A link determines the actual line of the track from one node to the next. Links are drawn as Bezier curves. Links are curved such that a tangent to the link at the node is at the node angle.

The link is drawn using a particular track model. For most purposes, you can regard the track model as purely aesthetic — as far as Rail3D is concerned, your model of Flying Scotsman will run just as happily on a river or a monorail track as it does on standard gauge railway track. You can set the track model to use for new links in the Track Options dialogue, and you can change the track model for an individual link from the Link Properties dialogue, which you open by double-clicking on the link.

There are a lot of other properties you can set for the link. Some relate to OHLE and others relate to the way the track interacts with terrain. Auto Cutting and Cutting Width are discussed below.


A train consists of one or more vehicles, and runs — obviously, perhaps — along the track.

Vehicles are defined in stock files, which contain the information Rail3D needs to calculate how the vehicle should move (power, weight, length, wheelbase, etc.) as well as a 3d model of the vehicle.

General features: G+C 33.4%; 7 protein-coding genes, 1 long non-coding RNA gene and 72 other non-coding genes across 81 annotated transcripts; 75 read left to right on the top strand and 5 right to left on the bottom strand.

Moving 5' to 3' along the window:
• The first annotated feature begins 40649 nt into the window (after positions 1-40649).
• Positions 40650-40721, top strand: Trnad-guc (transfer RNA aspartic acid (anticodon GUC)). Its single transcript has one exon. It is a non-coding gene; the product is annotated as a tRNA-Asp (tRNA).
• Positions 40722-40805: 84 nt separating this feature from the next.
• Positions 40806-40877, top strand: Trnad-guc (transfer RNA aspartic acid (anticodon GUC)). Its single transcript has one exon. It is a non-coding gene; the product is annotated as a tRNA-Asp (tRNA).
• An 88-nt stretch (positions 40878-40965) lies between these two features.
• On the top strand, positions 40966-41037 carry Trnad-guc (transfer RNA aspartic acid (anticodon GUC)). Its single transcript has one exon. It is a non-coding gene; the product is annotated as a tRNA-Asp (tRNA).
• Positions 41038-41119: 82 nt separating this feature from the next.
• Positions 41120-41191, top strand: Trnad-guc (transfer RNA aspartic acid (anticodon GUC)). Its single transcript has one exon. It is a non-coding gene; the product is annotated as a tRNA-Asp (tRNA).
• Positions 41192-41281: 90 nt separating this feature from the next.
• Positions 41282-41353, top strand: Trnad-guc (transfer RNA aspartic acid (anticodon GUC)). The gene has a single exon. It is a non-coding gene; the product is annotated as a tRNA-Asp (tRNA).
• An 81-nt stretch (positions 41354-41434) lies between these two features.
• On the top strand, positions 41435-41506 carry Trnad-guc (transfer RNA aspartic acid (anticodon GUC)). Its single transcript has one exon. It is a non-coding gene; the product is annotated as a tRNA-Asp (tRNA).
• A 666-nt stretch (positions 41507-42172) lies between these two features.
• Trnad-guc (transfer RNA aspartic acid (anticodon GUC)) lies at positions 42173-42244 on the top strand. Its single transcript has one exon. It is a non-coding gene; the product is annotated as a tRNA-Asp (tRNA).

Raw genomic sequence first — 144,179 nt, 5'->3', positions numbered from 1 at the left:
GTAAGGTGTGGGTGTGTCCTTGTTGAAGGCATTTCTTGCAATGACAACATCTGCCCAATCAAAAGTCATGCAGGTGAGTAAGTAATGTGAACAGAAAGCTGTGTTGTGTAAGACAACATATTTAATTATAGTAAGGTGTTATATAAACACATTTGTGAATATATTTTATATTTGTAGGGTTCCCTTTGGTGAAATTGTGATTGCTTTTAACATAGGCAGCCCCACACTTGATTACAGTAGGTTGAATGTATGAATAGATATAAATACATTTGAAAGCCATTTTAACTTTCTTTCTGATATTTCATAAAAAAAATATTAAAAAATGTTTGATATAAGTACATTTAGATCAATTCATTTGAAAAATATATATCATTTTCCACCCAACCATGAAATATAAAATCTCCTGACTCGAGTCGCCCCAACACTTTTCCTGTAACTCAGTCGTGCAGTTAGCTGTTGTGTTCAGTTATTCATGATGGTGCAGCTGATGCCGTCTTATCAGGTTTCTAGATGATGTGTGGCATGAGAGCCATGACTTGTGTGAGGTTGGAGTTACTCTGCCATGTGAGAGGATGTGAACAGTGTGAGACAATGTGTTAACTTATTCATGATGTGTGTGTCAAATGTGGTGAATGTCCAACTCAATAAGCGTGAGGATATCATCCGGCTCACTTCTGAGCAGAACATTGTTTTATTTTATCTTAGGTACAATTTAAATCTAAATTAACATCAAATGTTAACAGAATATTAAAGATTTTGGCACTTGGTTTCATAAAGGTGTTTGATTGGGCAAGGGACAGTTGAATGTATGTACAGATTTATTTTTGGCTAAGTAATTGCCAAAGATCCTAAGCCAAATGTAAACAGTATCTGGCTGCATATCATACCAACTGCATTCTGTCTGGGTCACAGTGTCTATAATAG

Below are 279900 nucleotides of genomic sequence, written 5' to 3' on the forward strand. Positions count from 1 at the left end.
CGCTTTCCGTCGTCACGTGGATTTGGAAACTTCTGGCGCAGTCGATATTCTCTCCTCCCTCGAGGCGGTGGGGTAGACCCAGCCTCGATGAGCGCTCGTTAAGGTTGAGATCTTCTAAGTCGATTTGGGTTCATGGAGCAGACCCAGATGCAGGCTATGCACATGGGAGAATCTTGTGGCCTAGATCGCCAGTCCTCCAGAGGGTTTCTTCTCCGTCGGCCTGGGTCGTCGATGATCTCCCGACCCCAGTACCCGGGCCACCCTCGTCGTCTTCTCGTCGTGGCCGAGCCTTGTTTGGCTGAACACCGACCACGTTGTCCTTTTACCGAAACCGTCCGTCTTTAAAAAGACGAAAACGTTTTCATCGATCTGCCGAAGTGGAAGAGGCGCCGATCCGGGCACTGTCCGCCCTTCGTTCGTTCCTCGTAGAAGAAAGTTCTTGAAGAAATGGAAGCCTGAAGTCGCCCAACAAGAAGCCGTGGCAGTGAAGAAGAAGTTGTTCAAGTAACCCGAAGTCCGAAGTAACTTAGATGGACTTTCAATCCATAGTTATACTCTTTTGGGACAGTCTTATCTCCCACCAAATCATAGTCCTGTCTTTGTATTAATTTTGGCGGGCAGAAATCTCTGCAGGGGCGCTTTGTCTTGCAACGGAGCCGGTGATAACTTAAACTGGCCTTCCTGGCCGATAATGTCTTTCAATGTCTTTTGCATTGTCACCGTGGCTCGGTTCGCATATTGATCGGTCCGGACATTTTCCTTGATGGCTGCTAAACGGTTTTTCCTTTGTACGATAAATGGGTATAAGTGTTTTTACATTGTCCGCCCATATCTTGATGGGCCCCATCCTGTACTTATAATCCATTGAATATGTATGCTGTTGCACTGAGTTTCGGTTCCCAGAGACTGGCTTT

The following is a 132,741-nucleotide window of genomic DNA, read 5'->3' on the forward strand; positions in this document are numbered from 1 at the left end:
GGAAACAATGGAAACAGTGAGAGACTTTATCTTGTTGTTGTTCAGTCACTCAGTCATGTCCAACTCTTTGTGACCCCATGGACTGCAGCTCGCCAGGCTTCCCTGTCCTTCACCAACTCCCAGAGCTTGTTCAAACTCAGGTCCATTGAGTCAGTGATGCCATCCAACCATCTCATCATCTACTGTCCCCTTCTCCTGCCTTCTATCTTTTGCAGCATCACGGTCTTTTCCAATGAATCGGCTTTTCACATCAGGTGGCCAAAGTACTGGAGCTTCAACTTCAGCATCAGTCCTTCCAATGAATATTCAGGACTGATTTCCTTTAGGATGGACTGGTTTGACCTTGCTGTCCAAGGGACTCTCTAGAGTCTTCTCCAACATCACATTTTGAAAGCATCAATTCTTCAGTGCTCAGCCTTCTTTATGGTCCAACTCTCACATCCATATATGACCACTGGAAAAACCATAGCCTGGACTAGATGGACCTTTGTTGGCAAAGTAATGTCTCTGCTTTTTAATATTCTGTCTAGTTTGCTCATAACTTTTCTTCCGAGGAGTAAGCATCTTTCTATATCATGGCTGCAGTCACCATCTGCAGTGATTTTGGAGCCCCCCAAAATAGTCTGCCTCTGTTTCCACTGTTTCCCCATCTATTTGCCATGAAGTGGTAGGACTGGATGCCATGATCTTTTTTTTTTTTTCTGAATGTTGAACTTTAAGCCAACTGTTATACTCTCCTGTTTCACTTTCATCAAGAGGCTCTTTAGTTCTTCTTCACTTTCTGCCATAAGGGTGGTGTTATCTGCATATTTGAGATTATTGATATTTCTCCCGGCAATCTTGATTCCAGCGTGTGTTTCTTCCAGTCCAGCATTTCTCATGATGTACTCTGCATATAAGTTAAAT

By default trains are controlled automatically, but the user can take over control of a train and drive it by hand from the Drive Train dialogue, or — where fittted — using cab controls.


Signals regulate the movement of trains. Rail3D looks after the operation and interlocking of the signals, and normally sets routes automatically. You can also set up signal panels or lever frames in your layout that allow you to take over manual control of (part of) the signalling. Basic signalling in Rail3D can be as simple as inserting a few signals at key nodes in your layout, or as complicated as you like.

Trains normally rely exclusively on the signal system to regulate them: you can use a Shunt Feature or Drive-on- Sight  for situations where more than one train is in a section at once(e.g. coupling, road traffic).



Terrain in Rail3D is used to model the shape of the Earth’s surface in the layout area. Instead of the regular mesh of points used to define terrain in most 3d simulations, Rail3D allows you to use an arbitrary set of points. In principle, you define Terrain Points  — “spot heights” — wherever you need them in your layout, click on  Generate, and Rail3D joins them up into a mesh of triangles to attempt to make a continuous surface.